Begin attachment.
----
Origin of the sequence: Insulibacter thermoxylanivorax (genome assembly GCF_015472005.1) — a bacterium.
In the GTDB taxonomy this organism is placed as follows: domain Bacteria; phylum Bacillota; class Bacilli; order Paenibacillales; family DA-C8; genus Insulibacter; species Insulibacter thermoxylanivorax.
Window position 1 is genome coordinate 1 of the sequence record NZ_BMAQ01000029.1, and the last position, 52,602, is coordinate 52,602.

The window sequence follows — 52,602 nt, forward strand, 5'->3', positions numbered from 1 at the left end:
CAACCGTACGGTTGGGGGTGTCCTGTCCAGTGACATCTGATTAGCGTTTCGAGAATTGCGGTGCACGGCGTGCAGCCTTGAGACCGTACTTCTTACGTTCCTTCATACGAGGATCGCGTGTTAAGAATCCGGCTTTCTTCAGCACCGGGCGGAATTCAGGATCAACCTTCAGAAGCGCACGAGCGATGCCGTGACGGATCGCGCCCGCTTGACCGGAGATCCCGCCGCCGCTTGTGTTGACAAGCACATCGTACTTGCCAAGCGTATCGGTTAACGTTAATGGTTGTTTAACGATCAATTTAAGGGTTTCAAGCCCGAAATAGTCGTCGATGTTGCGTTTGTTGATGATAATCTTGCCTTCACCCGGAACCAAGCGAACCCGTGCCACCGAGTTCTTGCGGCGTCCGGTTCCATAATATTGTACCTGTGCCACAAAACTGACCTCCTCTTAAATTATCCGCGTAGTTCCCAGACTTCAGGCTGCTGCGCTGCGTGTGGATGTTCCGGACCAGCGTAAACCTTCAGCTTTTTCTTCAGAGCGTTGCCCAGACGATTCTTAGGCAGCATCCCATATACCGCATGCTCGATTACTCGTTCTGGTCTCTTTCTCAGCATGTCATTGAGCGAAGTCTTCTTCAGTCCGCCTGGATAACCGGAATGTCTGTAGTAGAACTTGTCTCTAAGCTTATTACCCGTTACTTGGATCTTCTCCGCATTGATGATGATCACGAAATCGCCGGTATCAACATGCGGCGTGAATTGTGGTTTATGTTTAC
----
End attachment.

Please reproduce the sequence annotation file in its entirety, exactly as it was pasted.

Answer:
Origin of the sequence: Insulibacter thermoxylanivorax (genome assembly GCF_015472005.1) — a bacterium.
In the GTDB taxonomy this organism is placed as follows: domain Bacteria; phylum Bacillota; class Bacilli; order Paenibacillales; family DA-C8; genus Insulibacter; species Insulibacter thermoxylanivorax.
Window position 1 is genome coordinate 1 of the sequence record NZ_BMAQ01000029.1, and the last position, 52,602, is coordinate 52,602.

The window sequence follows — 52,602 nt, forward strand, 5'->3', positions numbered from 1 at the left end:
CAACCGTACGGTTGGGGGTGTCCTGTCCAGTGACATCTGATTAGCGTTTCGAGAATTGCGGTGCACGGCGTGCAGCCTTGAGACCGTACTTCTTACGTTCCTTCATACGAGGATCGCGTGTTAAGAATCCGGCTTTCTTCAGCACCGGGCGGAATTCAGGATCAACCTTCAGAAGCGCACGAGCGATGCCGTGACGGATCGCGCCCGCTTGACCGGAGATCCCGCCGCCGCTTGTGTTGACAAGCACATCGTACTTGCCAAGCGTATCGGTTAACGTTAATGGTTGTTTAACGATCAATTTAAGGGTTTCAAGCCCGAAATAGTCGTCGATGTTGCGTTTGTTGATGATAATCTTGCCTTCACCCGGAACCAAGCGAACCCGTGCCACCGAGTTCTTGCGGCGTCCGGTTCCATAATATTGTACCTGTGCCACAAAACTGACCTCCTCTTAAATTATCCGCGTAGTTCCCAGACTTCAGGCTGCTGCGCTGCGTGTGGATGTTCCGGACCAGCGTAAACCTTCAGCTTTTTCTTCAGAGCGTTGCCCAGACGATTCTTAGGCAGCATCCCATATACCGCATGCTCGATTACTCGTTCTGGTCTCTTTCTCAGCATGTCATTGAGCGAAGTCTTCTTCAGTCCGCCTGGATAACCGGAATGTCTGTAGTAGAACTTGTCTCTAAGCTTATTACCCGTTACTTGGATCTTCTCCGCATTGATGATGATCACGAAATCGCCGGTATCAACATGCGGCGTGAATTGTGGTTTATGTTTAC